Britons segregate social and shopping

4 March 2014
LONDON: A significant proportion of Britons shopping online are not interested in seeing retailers on social media and may actually trust them less as a result, a report has said.

For its E-commerce: Trust in Online Transactions report, market researcher YouGov SixthSense commissioned a survey among 1,096 UK adults aged 16 and over who shop online. More than half (55%) of respondents said that a store's presence on a social networking site made them trust the retailer less. Conversely, 27% indicated that they trusted a retailer more.

Facebook and Twitter emerged slightly ahead of other social media, with 33% of Facebook users and 37% of Twitter users saying they trusted a retailer more if they were on such a site, but there was still widespread scepticism as 55% and 52% respectively said their trust was reduced.

One in four (39%) indicated a preference for keeping social media and shopping activities separate. And in a related finding, a similar proportion (42%) said that social networking sites were for contact with friends, not for shopping.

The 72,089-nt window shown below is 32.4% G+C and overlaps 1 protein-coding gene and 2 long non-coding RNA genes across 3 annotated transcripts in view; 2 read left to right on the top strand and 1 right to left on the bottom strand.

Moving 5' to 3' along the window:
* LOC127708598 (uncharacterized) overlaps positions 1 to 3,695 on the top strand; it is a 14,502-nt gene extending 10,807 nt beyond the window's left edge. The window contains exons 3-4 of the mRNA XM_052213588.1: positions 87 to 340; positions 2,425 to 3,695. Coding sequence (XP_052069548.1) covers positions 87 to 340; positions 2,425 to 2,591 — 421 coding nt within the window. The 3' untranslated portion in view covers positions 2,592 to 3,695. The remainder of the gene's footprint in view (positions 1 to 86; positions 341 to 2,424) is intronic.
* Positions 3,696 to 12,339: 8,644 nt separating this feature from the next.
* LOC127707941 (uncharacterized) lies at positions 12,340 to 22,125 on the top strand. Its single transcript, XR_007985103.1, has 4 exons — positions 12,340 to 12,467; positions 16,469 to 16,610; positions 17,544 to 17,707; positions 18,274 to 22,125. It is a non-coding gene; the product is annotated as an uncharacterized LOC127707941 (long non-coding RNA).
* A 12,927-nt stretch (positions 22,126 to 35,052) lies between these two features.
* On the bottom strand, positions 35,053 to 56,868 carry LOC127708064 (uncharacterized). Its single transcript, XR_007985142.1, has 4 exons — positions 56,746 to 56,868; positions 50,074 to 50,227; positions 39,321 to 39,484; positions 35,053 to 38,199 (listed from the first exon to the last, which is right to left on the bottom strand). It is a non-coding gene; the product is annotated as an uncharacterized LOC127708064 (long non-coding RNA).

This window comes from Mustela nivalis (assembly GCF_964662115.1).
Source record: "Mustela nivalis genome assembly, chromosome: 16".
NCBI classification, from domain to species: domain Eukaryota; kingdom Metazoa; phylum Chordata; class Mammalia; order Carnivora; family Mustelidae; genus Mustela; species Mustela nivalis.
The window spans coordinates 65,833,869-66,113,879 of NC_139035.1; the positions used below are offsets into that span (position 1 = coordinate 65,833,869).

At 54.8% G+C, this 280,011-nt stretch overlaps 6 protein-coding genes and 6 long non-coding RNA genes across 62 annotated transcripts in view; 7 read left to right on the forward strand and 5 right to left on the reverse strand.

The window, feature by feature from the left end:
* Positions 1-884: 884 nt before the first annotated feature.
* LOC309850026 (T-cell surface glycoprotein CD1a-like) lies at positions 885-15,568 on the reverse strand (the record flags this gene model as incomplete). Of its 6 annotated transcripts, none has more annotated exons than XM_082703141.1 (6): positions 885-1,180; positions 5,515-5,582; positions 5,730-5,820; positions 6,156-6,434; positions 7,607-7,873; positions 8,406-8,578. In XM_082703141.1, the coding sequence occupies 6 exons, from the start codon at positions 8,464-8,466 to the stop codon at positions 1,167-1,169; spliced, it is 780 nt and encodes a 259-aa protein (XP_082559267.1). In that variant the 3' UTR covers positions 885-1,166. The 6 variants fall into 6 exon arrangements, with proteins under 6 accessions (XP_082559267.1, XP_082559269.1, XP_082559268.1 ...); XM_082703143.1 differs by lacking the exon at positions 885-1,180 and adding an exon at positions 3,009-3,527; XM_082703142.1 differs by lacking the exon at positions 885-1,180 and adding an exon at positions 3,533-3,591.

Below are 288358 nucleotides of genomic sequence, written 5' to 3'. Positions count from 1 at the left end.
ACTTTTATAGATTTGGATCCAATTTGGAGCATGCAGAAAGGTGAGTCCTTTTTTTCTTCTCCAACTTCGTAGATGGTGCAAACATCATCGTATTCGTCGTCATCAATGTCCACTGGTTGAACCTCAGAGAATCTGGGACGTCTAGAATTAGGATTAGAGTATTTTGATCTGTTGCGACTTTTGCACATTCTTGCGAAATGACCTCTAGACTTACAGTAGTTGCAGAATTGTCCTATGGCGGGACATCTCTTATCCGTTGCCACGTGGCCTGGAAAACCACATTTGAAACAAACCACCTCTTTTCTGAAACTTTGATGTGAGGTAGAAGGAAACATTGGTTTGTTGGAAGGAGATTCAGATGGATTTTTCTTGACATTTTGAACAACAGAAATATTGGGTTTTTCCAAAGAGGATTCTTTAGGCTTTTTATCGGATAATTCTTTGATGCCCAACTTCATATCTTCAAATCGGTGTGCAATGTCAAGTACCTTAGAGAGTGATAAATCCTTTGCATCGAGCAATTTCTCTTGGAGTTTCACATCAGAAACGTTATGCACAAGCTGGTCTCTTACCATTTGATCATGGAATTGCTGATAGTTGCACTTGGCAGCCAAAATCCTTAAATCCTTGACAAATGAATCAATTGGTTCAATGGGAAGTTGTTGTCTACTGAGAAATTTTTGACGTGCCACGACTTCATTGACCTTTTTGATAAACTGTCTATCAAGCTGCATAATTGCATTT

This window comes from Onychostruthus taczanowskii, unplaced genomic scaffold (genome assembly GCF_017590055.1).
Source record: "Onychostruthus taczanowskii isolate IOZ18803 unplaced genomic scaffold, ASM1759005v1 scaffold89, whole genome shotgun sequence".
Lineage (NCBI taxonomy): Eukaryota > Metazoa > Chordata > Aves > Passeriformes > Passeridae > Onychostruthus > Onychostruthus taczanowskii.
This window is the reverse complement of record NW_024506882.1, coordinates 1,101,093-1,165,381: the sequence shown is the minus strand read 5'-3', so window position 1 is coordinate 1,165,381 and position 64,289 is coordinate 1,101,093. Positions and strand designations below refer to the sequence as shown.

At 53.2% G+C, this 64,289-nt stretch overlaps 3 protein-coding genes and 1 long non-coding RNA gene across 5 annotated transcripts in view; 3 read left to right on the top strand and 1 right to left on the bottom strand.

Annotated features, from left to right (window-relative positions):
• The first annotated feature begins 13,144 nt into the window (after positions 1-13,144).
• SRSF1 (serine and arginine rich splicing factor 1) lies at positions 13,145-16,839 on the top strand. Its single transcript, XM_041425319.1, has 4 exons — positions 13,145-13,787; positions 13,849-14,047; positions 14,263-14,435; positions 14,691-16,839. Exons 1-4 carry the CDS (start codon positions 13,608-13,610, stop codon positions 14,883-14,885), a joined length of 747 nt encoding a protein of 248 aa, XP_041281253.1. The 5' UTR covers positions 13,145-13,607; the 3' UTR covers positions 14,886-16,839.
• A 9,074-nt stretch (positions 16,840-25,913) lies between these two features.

Perhaps surprisingly, these attitudes were more prevalent among younger consumers: some 57% of 16-24 year olds were opposed to sites such as Twitter and Facebook linking with their purchasing history and three in five (61%) preferred to keep their social networking and online shopping activity separate.

James McCoy, Research Director at YouGov, noted the simultaneous rise of social media and online shopping in recent years but said the survey showed consumers liked to keep the two separate.

"What is worse for retailers is that younger, more social media savvy consumers are the ones who have the greatest objections to using their Facebook and Twitter accounts for shopping," he said. "This is something they will need to address if they are to affectively deploy online marketing budgets."

In addition, social networking sites appeared low in shoppers' online research priorities, with just 10% saying they went there for information. They were far more likely to look at reviews on a retailer's own site (60%), shopping comparison sites (48%) and consumer reviews on third party sites (40%).

In this context the traditional media of TV advertising (26%) and newspapers and magazines (15%) also lagged some way behind.

Data sourced from YouGov SixthSense; additional content by Warc staff
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